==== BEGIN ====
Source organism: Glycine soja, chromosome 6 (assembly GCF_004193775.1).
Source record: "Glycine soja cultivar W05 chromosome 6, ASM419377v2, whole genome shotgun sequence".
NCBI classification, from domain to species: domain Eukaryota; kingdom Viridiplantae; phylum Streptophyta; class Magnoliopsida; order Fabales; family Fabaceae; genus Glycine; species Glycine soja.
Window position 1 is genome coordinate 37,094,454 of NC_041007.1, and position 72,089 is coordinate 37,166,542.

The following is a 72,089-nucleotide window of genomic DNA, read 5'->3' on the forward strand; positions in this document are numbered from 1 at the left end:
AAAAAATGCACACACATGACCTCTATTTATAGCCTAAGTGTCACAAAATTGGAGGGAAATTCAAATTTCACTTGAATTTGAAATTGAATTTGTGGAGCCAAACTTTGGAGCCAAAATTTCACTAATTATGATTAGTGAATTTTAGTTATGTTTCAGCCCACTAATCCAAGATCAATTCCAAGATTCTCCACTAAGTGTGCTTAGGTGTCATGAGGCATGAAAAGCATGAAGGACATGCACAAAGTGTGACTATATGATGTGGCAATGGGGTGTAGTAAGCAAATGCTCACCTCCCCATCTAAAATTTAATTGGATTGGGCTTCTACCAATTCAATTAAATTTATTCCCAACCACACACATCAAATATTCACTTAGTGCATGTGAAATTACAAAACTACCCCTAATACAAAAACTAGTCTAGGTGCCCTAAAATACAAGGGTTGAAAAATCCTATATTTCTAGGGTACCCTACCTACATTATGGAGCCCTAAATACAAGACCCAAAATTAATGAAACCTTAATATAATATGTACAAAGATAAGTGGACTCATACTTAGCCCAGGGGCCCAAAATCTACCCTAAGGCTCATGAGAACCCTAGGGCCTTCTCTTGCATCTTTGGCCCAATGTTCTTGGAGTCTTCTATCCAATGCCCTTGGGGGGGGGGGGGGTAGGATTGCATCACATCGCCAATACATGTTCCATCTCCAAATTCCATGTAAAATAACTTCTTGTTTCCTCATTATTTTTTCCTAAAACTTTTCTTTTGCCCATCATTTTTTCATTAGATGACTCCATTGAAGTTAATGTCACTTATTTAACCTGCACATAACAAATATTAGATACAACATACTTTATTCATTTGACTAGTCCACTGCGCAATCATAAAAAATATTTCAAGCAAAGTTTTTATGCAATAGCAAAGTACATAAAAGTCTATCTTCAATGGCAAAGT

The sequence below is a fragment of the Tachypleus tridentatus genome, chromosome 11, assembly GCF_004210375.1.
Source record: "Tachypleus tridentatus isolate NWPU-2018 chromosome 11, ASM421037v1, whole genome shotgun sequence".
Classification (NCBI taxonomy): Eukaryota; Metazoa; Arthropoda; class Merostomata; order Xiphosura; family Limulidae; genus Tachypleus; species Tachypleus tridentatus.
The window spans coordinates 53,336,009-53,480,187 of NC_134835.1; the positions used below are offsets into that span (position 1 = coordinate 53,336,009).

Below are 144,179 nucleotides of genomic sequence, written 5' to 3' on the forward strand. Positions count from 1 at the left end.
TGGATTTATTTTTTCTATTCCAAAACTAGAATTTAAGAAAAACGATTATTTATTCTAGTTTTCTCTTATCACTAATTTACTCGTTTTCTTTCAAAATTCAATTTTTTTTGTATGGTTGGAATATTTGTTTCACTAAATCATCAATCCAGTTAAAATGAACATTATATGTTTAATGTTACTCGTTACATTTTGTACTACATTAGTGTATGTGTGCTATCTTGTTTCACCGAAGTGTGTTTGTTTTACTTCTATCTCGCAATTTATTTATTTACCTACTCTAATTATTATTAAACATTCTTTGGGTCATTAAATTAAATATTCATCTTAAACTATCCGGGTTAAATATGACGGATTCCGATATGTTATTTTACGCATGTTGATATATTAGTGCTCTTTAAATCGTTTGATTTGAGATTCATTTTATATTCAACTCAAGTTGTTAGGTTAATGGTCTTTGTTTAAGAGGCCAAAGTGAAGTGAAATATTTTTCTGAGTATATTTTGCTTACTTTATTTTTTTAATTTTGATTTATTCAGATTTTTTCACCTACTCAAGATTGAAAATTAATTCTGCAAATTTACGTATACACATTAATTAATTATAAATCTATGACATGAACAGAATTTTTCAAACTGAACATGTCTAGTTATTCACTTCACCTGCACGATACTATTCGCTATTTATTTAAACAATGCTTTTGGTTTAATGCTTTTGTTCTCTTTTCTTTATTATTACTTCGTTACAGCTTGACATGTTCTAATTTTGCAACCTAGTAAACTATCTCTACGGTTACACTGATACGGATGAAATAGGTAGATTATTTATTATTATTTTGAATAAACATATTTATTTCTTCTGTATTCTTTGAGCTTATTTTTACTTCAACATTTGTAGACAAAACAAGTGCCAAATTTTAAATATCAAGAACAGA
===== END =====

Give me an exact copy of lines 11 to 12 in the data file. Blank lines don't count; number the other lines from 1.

Below are 144,179 nucleotides of genomic sequence, written 5' to 3' on the forward strand. Positions count from 1 at the left end.
TGGATTTATTTTTTCTATTCCAAAACTAGAATTTAAGAAAAACGATTATTTATTCTAGTTTTCTCTTATCACTAATTTACTCGTTTTCTTTCAAAATTCAATTTTTTTTGTATGGTTGGAATATTTGTTTCACTAAATCATCAATCCAGTTAAAATGAACATTATATGTTTAATGTTACTCGTTACATTTTGTACTACATTAGTGTATGTGTGCTATCTTGTTTCACCGAAGTGTGTTTGTTTTACTTCTATCTCGCAATTTATTTATTTACCTACTCTAATTATTATTAAACATTCTTTGGGTCATTAAATTAAATATTCATCTTAAACTATCCGGGTTAAATATGACGGATTCCGATATGTTATTTTACGCATGTTGATATATTAGTGCTCTTTAAATCGTTTGATTTGAGATTCATTTTATATTCAACTCAAGTTGTTAGGTTAATGGTCTTTGTTTAAGAGGCCAAAGTGAAGTGAAATATTTTTCTGAGTATATTTTGCTTACTTTATTTTTTTAATTTTGATTTATTCAGATTTTTTCACCTACTCAAGATTGAAAATTAATTCTGCAAATTTACGTATACACATTAATTAATTATAAATCTATGACATGAACAGAATTTTTCAAACTGAACATGTCTAGTTATTCACTTCACCTGCACGATACTATTCGCTATTTATTTAAACAATGCTTTTGGTTTAATGCTTTTGTTCTCTTTTCTTTATTATTACTTCGTTACAGCTTGACATGTTCTAATTTTGCAACCTAGTAAACTATCTCTACGGTTACACTGATACGGATGAAATAGGTAGATTATTTATTATTATTTTGAATAAACATATTTATTTCTTCTGTATTCTTTGAGCTTATTTTTACTTCAACATTTGTAGACAAAACAAGTGCCAAATTTTAAATATCAAGAACAGA